Confession: Author J. H. Harnish, writes, “confession is the way we face the hard truth of our brokenness and clear the deck of all the stuff that clutters our souls and gets into the way of a vibrant relationship with God.” Unconfessed sin hinders our prayer. Psalm says, “If I regard iniquity in my heart, the Lord will not hear me.” Proverbs 28: 13 adds, “He that covers his sins shall not prosper: but whosoever confesses and forsakes them shall have mercy.”
Thanksgiving: This is our joyful response to the way God is at work in our lives and the world around us. So, in prayer we just don’t ask, but we thank God for what He’s already doing. Ps. 107, says, “O give thanks to the Lord for He is good.
Supplication: This is when we ask God humbly and earnestly. We draw the very real concerns of our lives and our world into the presence of God and invite God to be at work in them through us. Another name for supplication is intercession. It is bringing the needs of others before God.
Let’s look at these various elements in the Lord’s Prayer.
The next spiritual discipline that is closely linked to prayer is reading and meditation on the Scriptures. John Wesley referred to himself as a “man of one Book,” and he challenged us, his followers to do the same. Therefore, the Bible is the primary source of our teachings and beliefs in the UMC.
When it comes to the purpose of scripture, Paul teaches that: “The Scripture is God-breathed and useful one way or another—showing us truth, exposing our mistakes and correcting them, training us to live God’s way. Through the Word we are shaped for the tasks God has for us. (2nd Timothy 3:16-17; Message Bible).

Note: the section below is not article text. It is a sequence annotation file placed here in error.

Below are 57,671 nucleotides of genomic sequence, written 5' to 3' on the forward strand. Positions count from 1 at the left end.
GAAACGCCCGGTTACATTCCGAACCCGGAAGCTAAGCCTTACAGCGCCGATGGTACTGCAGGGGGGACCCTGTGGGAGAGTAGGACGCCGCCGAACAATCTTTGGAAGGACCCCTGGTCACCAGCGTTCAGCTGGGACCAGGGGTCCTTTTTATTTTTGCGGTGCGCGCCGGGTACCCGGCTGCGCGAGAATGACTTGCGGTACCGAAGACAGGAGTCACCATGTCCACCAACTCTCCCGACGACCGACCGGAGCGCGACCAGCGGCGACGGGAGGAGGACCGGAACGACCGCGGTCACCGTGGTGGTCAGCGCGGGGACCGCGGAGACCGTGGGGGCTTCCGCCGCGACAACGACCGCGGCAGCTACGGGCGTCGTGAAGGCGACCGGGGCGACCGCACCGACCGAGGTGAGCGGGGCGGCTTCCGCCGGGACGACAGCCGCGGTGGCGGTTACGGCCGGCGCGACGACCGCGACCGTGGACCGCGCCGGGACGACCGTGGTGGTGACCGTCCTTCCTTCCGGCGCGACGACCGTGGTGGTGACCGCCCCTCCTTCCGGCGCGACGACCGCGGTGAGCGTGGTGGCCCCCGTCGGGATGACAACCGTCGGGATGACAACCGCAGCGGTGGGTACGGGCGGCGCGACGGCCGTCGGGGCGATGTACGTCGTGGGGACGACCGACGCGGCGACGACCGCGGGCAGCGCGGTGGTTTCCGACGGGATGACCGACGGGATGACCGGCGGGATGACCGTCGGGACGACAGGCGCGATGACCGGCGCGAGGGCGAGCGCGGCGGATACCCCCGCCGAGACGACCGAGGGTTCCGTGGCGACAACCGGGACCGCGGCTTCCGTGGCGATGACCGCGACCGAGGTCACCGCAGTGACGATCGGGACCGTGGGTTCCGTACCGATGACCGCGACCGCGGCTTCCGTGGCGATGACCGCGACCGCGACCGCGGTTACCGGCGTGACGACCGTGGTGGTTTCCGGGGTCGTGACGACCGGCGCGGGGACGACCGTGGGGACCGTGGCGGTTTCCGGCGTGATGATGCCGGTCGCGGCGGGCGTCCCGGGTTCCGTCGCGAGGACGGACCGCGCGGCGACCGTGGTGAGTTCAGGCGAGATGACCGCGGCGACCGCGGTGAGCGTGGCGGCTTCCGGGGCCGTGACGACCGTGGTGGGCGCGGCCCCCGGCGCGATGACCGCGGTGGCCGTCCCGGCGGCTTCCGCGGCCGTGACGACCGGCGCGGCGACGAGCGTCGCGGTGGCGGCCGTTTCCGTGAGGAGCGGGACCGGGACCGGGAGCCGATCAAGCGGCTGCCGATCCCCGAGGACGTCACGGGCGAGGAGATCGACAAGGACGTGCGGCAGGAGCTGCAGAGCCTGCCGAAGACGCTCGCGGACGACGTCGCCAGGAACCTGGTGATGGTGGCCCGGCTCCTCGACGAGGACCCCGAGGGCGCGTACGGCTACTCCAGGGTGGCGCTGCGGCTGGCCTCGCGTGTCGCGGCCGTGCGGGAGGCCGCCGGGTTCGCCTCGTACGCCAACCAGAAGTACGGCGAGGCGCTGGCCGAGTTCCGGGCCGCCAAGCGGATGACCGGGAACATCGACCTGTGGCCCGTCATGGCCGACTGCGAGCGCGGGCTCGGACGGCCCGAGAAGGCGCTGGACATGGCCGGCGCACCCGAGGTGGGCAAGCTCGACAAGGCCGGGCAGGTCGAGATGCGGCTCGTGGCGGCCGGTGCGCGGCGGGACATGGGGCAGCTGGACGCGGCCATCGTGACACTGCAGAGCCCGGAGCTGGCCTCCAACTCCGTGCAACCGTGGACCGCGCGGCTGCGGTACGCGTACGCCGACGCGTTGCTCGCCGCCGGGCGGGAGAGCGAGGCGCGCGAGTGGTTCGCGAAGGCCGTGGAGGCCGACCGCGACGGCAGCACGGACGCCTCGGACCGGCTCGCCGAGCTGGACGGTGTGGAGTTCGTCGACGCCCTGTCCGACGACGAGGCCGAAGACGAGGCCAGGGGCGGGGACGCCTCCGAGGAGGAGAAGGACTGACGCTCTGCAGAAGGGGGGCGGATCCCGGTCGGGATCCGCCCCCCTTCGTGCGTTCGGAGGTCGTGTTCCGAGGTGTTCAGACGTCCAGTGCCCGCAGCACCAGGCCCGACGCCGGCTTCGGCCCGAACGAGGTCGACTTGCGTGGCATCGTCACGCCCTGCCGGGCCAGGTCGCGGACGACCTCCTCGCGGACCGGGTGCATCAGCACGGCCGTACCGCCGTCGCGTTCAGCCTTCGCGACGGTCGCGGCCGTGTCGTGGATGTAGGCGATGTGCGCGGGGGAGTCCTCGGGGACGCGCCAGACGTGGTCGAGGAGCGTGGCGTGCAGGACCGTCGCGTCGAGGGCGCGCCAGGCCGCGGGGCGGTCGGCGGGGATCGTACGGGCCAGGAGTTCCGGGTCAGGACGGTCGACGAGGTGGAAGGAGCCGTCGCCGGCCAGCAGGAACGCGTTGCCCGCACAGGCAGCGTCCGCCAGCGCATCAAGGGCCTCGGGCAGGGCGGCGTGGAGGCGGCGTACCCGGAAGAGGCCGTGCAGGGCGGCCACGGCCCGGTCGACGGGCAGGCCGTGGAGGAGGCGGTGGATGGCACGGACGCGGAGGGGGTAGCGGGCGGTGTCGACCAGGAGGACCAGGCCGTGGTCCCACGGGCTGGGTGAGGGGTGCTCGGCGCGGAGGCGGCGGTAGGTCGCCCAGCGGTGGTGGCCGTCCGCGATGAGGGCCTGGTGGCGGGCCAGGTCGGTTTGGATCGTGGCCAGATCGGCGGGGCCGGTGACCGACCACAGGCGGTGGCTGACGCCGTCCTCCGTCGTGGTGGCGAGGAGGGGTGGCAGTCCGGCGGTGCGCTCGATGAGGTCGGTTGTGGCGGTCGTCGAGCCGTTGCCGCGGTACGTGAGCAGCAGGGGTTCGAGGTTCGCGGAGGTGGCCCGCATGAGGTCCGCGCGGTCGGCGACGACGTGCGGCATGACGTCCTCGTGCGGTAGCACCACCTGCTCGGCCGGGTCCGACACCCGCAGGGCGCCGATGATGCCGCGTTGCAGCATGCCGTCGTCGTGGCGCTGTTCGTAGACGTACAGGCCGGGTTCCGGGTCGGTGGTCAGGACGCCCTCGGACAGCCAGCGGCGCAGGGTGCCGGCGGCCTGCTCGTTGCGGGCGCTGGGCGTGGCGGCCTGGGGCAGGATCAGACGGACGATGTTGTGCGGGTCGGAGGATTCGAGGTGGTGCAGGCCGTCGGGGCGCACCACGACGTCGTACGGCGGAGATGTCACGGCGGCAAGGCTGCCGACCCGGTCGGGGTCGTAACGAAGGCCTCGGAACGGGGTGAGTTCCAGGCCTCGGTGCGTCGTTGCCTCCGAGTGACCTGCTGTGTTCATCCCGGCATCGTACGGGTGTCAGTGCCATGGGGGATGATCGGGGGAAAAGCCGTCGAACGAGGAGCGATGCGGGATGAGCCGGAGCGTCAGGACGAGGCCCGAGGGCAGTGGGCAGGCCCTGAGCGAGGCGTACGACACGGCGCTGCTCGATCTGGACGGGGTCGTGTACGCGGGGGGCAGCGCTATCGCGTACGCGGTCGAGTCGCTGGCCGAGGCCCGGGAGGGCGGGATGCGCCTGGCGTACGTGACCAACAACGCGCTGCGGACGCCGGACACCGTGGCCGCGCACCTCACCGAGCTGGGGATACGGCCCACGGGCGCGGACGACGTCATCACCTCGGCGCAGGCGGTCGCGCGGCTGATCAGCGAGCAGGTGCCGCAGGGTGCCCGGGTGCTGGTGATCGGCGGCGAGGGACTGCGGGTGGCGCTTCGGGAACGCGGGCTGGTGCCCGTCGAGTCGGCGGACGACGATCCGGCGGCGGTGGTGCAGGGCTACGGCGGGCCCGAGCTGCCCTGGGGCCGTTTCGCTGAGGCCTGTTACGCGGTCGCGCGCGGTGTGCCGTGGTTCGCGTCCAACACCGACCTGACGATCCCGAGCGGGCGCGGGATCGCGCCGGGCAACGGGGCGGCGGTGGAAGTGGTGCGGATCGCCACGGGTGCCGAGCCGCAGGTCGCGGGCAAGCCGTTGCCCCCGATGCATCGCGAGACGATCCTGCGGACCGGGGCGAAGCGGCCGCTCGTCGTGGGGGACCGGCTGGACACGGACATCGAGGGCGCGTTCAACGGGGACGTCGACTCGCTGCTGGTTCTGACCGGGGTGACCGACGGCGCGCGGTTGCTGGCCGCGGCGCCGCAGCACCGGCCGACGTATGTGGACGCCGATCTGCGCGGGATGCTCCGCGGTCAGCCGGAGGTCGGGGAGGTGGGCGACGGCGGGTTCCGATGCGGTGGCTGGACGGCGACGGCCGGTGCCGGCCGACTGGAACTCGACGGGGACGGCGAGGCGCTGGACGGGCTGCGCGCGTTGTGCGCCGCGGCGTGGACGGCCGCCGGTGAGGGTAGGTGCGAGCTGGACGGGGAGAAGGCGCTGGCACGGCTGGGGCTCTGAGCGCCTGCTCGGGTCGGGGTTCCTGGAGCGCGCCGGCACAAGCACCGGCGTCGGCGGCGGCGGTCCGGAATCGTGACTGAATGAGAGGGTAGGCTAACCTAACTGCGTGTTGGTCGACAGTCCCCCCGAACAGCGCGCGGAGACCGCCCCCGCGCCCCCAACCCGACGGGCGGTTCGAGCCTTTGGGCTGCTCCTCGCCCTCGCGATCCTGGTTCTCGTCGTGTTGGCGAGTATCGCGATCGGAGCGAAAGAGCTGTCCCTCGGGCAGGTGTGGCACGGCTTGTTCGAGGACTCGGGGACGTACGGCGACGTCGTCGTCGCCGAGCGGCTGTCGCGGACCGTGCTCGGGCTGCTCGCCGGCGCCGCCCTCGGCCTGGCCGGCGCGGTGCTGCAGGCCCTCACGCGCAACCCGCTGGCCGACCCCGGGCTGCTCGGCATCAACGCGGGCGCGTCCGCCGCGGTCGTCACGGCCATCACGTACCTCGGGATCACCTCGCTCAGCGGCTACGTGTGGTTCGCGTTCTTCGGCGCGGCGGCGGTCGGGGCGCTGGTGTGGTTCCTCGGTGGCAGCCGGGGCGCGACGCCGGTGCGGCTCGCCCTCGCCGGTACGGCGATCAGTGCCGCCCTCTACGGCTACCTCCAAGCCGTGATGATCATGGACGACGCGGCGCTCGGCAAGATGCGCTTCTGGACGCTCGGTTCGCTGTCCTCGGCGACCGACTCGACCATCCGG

In the Psalm read today, the author tells how he loved and meditate upon God’s Word. He stressed that the scripture as a means of guidance, kept from evil path by being a lamp to onto his feet.
Psalm 1 describes the one who meditates on God’s Word as a tree planted by the streams of waters, which yields fruits in all seasons, and his leaves never go dry, because he is nourished.
We live in a very busy world today which tells us that slowing down to spend time with God is not necessary. But we must resist such temptation, because prayer and scripture are the nonnegotiable essentials of our faith journey as disciples. Without them, we go out of steam along our path. They are the practices intended to transform our lives to become faithful disciples who would love God unreservedly and love those around us. s
But this does not happen overnight. It takes intentional practices and discipline. That’s why they are called Spiritual Disciples. Our spiritual growth and maturity doesn’t not necessarily match our age, or length of years of church membership. We must take the necessary steps to grow. And the good news is, you don’t have to do this alone. The ministries of the church are intended to help you on your path. There are resources as well as small groups available to help you grow. Take advantage of them.
May God our creator, Jesus Christ our Redeemer and the Holy Spirit, our Sustainer help us on our journey.
God bless you.